I actually never did like the movie, Butch Cassidy and the Sundance Kid. I have always loved Paul Newman, but never like Robert Redford.
    The true history of the two men might never be known, as you say. I do recall a controversy about whether or not Butch Cassidy really died in Bolivia.

    Thanks, Sarah. Stories about the two men never get old, do they?

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  3. Sarah,
    I have always wondered if Butch really died in that shootout. I remember loving that movie when it came out and I had a life-sized posted of the two of them, running out of the building in the very end of the movie, just the two of them. It was a great poster. How I wish I still had it! LOL Very interesting post, as always. Food for thought, huh? I remember when Paul Newman played Billy the Kid in THE LEFT HANDED GUN. Very sexy and hot...not at all like the true Billy the Kid. LOL
    Cheryl

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  4. Exactly, Caroline. Movie producers wants something that sells, even if they have to change history to do it.
    I was very disappointed to learn the truth about Butch Cassidy.

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  5. Celia, I haven't had a chance to see Lincoln with Daniel Day-Lewis. My sister saw it and said it was great.
    I used to think so highly of Rober Redford, but in recent years, I have been disappointed by him. Paul Newman on the other hand, was a truly wonderful guy. I love that he started a company making salad dressings and so on where all the profits go to charity. I miss him. I loved in Long Hot Summer.
    Thank you for your kind comments and for coming to visit.

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  6. I thought the movie was great, too, Cheryl. They seemed like such nice guys and they were so funny. I should have known it was just bunk.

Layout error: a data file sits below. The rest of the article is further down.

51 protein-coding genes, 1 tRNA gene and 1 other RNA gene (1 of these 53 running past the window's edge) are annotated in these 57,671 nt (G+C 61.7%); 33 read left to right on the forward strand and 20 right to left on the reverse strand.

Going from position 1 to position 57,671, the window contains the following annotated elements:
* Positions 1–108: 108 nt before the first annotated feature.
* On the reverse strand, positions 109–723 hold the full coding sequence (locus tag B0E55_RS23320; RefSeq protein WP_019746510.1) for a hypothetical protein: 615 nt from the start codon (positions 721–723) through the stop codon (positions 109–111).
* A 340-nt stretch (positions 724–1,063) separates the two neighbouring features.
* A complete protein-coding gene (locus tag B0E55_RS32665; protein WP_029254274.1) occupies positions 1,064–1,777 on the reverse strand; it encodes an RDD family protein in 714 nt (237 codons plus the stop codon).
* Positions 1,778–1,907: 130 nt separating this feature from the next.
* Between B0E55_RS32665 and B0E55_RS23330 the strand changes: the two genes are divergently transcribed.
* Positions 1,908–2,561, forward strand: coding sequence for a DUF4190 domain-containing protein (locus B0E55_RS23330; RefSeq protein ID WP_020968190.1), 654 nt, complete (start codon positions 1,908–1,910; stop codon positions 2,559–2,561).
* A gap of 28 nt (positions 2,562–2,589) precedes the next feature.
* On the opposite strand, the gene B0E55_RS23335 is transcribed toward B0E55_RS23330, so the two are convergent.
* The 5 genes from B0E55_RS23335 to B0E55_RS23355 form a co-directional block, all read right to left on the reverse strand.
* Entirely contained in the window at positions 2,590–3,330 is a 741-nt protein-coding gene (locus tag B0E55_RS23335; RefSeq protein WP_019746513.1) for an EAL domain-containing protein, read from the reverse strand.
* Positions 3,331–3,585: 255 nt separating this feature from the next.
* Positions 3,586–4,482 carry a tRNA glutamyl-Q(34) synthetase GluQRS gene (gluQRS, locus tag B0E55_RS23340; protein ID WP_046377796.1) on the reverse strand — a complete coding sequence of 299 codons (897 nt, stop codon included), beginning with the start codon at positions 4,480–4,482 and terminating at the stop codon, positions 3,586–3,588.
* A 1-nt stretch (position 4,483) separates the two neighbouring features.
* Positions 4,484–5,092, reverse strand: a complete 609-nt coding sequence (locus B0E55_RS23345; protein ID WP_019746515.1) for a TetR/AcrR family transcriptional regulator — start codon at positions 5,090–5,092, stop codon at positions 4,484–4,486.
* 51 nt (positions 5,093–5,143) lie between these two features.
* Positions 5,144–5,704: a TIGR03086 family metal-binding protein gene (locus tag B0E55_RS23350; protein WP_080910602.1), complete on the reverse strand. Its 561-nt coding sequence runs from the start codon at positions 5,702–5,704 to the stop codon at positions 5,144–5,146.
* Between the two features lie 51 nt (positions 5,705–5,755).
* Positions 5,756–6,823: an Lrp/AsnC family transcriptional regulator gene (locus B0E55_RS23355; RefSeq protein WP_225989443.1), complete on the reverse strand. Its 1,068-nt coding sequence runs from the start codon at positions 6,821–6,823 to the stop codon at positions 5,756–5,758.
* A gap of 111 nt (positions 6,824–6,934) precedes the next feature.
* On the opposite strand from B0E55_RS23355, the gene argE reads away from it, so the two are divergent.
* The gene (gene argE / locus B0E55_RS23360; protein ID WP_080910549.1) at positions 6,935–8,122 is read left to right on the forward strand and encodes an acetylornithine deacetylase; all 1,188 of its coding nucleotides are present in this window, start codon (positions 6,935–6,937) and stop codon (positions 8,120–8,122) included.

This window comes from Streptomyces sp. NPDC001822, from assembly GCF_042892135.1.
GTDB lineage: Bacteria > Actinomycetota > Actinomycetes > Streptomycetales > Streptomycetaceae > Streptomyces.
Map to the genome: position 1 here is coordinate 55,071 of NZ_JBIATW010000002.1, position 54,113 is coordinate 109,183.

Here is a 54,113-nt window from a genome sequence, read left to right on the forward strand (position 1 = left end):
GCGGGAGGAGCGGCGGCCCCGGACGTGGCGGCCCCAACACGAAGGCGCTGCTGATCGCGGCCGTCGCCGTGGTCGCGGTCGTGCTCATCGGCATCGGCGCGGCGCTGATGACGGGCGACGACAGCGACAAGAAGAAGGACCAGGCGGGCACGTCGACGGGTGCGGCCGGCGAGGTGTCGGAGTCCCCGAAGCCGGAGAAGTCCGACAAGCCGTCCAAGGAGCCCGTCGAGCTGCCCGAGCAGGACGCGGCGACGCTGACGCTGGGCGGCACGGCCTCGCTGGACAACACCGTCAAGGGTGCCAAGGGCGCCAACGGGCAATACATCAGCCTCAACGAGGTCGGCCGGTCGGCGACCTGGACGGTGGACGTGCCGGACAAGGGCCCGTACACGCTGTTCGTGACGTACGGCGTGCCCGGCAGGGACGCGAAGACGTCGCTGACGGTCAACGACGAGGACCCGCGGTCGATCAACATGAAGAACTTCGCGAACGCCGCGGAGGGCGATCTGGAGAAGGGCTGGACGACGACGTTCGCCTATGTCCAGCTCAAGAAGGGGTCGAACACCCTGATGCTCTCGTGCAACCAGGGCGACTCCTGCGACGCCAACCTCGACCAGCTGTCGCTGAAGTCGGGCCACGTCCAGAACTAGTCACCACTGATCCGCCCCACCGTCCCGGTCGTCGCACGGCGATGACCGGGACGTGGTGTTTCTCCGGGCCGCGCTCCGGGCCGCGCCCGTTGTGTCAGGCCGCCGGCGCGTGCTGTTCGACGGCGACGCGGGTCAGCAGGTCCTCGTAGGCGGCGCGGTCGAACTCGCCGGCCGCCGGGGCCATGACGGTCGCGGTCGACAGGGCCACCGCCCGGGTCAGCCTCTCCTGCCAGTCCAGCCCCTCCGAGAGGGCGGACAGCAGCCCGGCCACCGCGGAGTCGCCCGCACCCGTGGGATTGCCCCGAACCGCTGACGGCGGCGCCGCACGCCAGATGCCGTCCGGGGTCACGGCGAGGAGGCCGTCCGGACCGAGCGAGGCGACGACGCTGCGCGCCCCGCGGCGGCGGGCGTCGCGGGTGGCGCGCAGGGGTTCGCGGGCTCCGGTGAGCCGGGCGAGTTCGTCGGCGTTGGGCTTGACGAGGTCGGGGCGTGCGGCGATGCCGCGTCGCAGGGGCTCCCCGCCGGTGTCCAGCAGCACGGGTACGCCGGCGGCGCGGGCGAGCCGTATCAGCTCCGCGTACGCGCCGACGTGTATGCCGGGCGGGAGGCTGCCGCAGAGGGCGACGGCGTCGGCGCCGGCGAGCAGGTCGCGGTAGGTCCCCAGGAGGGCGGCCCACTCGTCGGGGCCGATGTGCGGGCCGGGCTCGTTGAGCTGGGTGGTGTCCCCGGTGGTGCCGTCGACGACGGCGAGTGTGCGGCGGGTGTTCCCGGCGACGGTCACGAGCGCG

Thank you so much for coming by and commenting.

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  7. I loved that movie with the two dynamic actors portraying the outlaws. I love the mystery, too. There were so many outlaws running rampant throughout the country, I guess my heart goes out to those who were forced into the lifestyle due to their circumstances. It was not a good time after the Civil War. I enjoyed your post.

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  8. Hey Paisley. I noticed when I was researching Ringo, that there were so many outlaws and gangs of outlaws in those years following the Civil War, that they actually ran into eachother...amazingly.
    Thank you for coming by and commenting.

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  9. Butch Cassidy was a popular fellow. Most everyone liked him--he was quite charming. I wasn't aware that he killed anyone. Killing was left to Kid Curry.

    Around here, most people are convinced that Butch Cassidy came back to Washington and lived out his days in Spokane. There's evidence of that, plus his sister is adamant that he visited her. You'd think a sister would know her own brother, even after a 20-year separation.

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  10. Jacquie, I know, I thought Butch Cassidy was Mr. Sweetie...and then I researched him and learned the truth. Sometimes it's just better not to know, isn't it?
    Thank you so much for coming by and commenting.

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  11. Sarah, I kind of suspected Butch and Sundance weren't the lovable anti-heroes they were made out to be in the movie, which I loved. It's sad to have my suspicions confirmed, but real life isn't as romantic as the books we write. Or the movies.